Most people who are facing the prospect of divorce for the first time have an expectation that the law, which is supposed to be unbiased by its nature, will deliver a fair outcome. This expectation goes for everything, including which spouse will be required to pay alimony to how marital property will be divided.
But our societal definition of what constitutes fair may contrast greatly with how the law views it. Take for example child support laws here in Maryland. In our state, the courts take into consideration the income of both parents when determining how much should be paid to the custodial parent by the non-custodial parent. While this might seem fair to the courts, the same might not be true for those making or receiving payments.
The issue between what is perceived by the public to be fair and what the law considers fair is not exclusive to Maryland as you probably realized. In fact, according to researchers, it's an issue experienced in states all over the United States and even overseas in countries like England.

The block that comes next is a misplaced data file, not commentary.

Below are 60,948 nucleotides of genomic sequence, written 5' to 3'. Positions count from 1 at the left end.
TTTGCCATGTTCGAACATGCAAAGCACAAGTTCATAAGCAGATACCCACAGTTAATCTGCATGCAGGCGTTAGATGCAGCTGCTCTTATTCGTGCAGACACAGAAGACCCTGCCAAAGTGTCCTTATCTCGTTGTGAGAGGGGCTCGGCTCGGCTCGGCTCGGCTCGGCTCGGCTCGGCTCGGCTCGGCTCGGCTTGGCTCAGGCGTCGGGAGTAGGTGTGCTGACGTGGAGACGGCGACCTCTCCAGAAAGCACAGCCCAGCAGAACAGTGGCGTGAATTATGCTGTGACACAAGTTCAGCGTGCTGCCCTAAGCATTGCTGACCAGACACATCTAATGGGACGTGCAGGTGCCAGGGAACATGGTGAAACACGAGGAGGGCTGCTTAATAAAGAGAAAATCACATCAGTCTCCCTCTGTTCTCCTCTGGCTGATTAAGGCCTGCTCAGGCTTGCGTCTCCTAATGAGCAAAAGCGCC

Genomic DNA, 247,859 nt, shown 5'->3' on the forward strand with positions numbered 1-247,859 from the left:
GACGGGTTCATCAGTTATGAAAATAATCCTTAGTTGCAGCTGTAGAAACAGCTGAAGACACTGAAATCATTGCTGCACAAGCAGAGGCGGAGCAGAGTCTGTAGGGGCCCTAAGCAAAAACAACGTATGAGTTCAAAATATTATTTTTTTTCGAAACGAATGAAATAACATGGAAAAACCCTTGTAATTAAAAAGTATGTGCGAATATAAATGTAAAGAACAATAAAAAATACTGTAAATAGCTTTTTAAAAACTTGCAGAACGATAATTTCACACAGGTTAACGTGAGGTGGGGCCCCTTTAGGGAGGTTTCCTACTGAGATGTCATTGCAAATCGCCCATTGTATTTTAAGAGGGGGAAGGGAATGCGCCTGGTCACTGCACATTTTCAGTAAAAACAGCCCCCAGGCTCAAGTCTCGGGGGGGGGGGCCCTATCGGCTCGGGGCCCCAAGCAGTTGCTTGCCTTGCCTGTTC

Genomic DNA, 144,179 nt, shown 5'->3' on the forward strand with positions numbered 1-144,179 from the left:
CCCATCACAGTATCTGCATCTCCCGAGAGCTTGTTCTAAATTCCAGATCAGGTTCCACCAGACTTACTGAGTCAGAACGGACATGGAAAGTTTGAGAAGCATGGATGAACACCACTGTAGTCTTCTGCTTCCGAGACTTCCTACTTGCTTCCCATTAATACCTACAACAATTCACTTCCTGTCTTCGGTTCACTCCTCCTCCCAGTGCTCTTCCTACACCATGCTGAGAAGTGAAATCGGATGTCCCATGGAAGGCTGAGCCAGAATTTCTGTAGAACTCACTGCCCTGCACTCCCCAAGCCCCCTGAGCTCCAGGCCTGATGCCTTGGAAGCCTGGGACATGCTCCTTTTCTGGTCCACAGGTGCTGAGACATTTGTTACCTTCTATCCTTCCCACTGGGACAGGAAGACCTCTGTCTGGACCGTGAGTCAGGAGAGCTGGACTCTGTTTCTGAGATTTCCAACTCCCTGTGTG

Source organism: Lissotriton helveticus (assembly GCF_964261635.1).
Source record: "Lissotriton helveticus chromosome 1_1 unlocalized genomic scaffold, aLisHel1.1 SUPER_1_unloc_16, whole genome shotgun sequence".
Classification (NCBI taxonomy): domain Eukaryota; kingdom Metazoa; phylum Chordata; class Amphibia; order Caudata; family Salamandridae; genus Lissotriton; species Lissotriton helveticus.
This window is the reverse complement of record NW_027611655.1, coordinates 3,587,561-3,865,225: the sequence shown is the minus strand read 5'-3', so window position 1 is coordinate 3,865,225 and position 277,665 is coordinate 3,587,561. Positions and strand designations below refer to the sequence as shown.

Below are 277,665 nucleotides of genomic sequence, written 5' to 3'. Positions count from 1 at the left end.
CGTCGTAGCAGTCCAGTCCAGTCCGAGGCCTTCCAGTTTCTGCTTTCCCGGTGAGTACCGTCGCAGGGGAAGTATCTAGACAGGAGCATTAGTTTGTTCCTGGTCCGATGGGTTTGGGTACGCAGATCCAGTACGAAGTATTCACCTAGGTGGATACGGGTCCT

Instead of using an income shares model, such as the one used here in Maryland, a majority of people believe that child support should be calculated using a percentage of income model. For those who do not know, this type of model evaluates the custodial parent's income then orders a percentage of a non-custodial parent's income be paid based on how high or low the custodial parent's income is.
Whether public opinion on fairness prompts changes to the law here in Maryland remains to be seen. But what many of our Columbia readers likely hope is that our state courts continue to do what is best for the child in the event of a divorce.
Sources: The Desert News National, "The disconnect between how we view child support laws and how they actually work," Many Morgan, June 2, 2015
The Maryland Department of Human Resources, "Receiving Support: Frequently Asked Questions," Accessed June 25, 2015